Plan aims to help Utahns with criminal pasts start anew
By Brooke Adams
The Salt Lake TribuneFirst published Jan 22 2013 01:01AM
Everywhere Beth Linker turned, a criminal past haunted her.
It came up when she sought a better job and when she tried to volunteer, despite the fact that Linker served a brief prison sentence, completed parole early, and has remained drug- and crime-free for more than 10 years.
Linker tried to get that past swept clean through Utah’s expungement process only to be told she was not eligible given the number of her felony convictions for drug-related crimes and an initial failure to complete her first probation.
That’s when Linker turned to the Utah Board of Pardons and Parole, which pardoned her crimes in March. But even with that decision in hand, Linker has been unable to clear her record, stymied by a redundant, complicated and expensive process — one Utah lawmakers will look at refining in the 2013 legislative session.
Last session, lawmakers created a committee within the Utah Substance Abuse Advisory Council to study issues related to expungement of drug-related offenses. That group came up with recommendations embodied in HB33, sponsored by Rep. Eric K. Hutchings, R-Kearns.
It would allow a specified number of drug-possession felony and misdemeanor offenses to be eligible for expungement and also clarify that a pardon granted by the Utah Board of Pardons and Parole — which granted 17 pardons in 2012 — has the same legal effect and authority as a court ordered expungement.
"It is certainly a good first step in a direction towards giving opportunity where opportunity is deserved and not having to be so rigid … about who gets a break and who doesn’t," said Scott Reid, an assistant attorney general who was co-chairman of the Drug-Related Offenses Expungement Committee.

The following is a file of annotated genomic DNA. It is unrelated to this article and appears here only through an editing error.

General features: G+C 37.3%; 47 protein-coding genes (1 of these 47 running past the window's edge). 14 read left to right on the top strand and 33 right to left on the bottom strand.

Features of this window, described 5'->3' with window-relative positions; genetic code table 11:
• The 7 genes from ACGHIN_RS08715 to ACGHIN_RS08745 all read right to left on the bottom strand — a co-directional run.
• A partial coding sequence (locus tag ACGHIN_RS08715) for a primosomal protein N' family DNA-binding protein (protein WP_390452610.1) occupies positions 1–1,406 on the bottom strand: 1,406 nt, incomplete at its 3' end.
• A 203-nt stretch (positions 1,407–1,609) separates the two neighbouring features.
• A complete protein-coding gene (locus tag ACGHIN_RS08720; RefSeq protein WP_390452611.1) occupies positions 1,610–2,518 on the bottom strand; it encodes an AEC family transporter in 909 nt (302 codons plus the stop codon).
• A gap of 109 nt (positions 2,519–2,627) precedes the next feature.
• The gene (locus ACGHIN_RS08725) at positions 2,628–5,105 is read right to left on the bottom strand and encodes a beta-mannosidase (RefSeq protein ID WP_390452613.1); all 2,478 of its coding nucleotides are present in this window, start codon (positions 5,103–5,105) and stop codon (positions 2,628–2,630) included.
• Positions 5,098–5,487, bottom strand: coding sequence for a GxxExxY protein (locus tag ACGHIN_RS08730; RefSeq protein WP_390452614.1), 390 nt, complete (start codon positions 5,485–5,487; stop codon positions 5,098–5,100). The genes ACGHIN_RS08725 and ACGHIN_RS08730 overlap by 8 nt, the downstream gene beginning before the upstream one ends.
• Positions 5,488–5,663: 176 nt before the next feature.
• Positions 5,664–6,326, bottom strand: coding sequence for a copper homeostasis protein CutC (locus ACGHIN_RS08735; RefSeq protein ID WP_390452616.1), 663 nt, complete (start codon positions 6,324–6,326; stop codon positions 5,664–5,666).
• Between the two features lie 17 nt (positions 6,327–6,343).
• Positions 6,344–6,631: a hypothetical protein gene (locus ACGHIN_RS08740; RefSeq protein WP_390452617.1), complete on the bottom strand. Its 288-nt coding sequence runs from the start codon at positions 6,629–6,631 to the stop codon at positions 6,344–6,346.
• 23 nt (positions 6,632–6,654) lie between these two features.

"This doesn’t reduce anybody’s sentence," said Santiago Cortez, a past chairman of the Utah Support Advocates for Recovery Awareness and committee co-chairman. "This is for people who do the right thing. … In many cases, we’ve made thousands of dollars of investments to make these people productive citizens and then when they get to the workforce they have barriers."
A costly, complicated process • The Utah Bureau of Criminal Identification receives 700 to 800 applications each month from people seeking to expunge their criminal records. Given that volume, it takes the bureau 10 to 12 weeks to let applicants know if they are even eligible to proceed.
Some crimes can’t be expunged, such as capital murder, first-degree and violent felonies, and registerable sex offenses. Utah law also limits by type and number the convictions a person may have to be eligible for expungement and requires any sentence, probation, fine or restitution to have been met. In addition, the law requires a clean record following the last conviction and waiting periods of varying length, depending on the crime, before a person can seek an expungement: 10 years for any alcohol or drug-related offenses, seven years for eligible felonies, and three to five years depending on the classification of a misdemeanor offense.
The proposed bill would create a five-year waiting period for a felony drug offense.
Fees begin to pile up right from the start: There is a $50 application fee and then a charge of $56 per conviction for a certificate saying the crime is eligible to be expunged. A five-page checklist lays out the process applicants must follow; victims, prosecutors, Adult Probation and Parole and judges may all weigh in on whether or not to grant an expungement.